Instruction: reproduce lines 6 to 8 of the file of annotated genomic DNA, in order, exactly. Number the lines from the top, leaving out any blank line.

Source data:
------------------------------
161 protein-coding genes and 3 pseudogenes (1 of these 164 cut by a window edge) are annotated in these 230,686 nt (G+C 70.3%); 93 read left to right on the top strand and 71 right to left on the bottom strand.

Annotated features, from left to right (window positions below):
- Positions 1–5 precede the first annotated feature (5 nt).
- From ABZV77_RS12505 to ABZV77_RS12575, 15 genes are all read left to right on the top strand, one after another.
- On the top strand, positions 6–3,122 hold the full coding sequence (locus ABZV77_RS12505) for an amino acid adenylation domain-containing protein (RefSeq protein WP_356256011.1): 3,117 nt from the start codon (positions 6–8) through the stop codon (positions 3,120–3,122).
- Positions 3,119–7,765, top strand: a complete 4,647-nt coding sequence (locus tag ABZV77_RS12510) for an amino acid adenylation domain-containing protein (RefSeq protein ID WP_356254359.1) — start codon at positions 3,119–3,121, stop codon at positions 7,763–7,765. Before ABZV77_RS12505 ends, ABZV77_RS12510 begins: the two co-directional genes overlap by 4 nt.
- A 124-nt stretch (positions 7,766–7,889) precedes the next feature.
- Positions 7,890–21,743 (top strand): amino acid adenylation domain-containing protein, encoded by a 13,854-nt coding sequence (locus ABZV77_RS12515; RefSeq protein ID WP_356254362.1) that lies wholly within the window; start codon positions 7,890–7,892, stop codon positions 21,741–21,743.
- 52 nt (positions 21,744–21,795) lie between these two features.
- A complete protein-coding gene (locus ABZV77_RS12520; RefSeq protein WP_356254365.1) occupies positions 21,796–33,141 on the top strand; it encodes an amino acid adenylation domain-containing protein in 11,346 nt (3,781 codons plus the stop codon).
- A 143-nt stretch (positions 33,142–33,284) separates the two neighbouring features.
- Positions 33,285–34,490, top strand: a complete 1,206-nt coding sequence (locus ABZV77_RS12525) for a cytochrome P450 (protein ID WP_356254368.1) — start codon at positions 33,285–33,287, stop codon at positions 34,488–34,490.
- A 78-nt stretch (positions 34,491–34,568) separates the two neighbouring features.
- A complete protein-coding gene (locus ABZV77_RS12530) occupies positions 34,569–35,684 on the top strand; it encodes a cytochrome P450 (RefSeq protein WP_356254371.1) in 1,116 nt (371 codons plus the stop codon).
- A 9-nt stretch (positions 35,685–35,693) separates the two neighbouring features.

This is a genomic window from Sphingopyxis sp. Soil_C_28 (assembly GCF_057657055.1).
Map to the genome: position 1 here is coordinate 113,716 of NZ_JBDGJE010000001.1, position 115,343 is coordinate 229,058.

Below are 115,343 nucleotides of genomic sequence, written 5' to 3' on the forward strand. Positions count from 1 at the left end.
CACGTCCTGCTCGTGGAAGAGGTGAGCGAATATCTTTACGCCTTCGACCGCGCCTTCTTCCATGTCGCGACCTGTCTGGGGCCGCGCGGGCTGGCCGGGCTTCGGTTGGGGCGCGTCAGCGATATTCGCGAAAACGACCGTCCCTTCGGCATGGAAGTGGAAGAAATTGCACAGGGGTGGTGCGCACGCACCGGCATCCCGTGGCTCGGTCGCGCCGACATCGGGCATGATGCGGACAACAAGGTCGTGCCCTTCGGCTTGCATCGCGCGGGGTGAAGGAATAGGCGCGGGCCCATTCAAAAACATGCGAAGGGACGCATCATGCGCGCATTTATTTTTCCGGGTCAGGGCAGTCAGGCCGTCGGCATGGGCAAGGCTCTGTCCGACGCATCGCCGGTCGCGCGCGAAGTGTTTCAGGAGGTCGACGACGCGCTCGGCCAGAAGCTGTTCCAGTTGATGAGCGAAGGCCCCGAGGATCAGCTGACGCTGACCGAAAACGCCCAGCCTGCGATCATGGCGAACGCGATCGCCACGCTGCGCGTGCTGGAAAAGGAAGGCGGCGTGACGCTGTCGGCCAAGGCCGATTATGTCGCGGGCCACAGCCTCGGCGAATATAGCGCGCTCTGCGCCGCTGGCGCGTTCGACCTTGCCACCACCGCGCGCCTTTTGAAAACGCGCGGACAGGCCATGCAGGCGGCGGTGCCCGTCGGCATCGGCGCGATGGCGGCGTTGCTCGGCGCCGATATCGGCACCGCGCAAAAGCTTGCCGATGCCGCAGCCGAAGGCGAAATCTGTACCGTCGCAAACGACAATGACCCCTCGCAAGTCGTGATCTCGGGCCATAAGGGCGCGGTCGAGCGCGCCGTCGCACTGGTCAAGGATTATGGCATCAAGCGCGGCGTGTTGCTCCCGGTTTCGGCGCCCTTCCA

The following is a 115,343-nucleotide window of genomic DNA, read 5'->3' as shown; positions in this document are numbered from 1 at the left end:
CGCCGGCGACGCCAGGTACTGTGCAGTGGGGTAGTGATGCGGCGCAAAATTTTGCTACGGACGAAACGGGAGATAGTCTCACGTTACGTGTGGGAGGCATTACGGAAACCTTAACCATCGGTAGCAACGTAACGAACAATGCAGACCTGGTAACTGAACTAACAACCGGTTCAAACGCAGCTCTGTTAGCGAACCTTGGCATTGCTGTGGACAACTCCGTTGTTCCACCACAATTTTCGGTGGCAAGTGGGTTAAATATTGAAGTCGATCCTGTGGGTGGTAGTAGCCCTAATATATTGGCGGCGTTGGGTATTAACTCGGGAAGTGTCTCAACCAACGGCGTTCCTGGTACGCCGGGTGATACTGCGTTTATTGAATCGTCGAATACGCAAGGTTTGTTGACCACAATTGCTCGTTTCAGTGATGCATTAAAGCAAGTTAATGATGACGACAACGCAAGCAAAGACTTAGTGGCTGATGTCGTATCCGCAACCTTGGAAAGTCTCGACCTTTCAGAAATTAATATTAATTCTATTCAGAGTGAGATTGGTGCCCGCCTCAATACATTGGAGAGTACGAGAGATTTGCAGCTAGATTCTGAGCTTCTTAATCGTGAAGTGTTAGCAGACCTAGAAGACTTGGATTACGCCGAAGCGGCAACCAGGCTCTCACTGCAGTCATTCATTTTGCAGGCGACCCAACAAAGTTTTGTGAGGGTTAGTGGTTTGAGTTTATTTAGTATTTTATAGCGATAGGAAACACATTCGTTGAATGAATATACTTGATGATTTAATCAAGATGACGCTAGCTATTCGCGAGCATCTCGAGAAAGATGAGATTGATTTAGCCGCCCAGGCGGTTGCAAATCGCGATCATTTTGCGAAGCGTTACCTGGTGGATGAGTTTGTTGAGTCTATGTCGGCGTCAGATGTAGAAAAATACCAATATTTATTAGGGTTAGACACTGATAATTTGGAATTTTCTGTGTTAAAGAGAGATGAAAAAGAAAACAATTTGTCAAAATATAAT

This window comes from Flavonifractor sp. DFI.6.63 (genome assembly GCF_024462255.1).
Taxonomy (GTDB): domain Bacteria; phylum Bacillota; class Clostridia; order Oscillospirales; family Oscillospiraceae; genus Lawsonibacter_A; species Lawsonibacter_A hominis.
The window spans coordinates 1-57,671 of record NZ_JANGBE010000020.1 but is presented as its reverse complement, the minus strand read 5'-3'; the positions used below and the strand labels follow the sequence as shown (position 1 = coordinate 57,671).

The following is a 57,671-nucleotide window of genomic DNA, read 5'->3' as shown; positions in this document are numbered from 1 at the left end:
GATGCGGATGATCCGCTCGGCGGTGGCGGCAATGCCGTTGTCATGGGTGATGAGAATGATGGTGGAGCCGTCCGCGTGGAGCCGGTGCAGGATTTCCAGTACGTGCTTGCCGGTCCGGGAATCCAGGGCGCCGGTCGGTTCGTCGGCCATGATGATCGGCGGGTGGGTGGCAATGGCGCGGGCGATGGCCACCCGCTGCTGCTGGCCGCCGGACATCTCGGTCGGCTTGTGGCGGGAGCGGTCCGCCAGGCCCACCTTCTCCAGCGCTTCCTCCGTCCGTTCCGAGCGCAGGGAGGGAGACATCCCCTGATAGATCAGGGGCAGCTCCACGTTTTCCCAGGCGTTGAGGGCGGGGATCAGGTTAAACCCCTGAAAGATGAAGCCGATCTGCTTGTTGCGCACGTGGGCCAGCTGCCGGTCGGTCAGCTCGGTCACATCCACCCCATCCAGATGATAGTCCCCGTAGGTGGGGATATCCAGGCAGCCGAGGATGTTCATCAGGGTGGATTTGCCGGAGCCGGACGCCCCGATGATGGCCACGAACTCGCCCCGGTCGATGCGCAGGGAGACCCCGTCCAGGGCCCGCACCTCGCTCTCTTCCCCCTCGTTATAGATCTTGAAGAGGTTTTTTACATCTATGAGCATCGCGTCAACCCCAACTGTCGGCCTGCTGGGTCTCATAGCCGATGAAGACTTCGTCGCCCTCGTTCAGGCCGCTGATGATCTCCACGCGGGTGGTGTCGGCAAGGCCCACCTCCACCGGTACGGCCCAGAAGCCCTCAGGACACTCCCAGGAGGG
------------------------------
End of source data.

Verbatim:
- Positions 3,119–7,765, top strand: a complete 4,647-nt coding sequence (locus tag ABZV77_RS12510) for an amino acid adenylation domain-containing protein (RefSeq protein ID WP_356254359.1) — start codon at positions 3,119–3,121, stop codon at positions 7,763–7,765. Before ABZV77_RS12505 ends, ABZV77_RS12510 begins: the two co-directional genes overlap by 4 nt.
- A 124-nt stretch (positions 7,766–7,889) precedes the next feature.
- Positions 7,890–21,743 (top strand): amino acid adenylation domain-containing protein, encoded by a 13,854-nt coding sequence (locus ABZV77_RS12515; RefSeq protein ID WP_356254362.1) that lies wholly within the window; start codon positions 7,890–7,892, stop codon positions 21,741–21,743.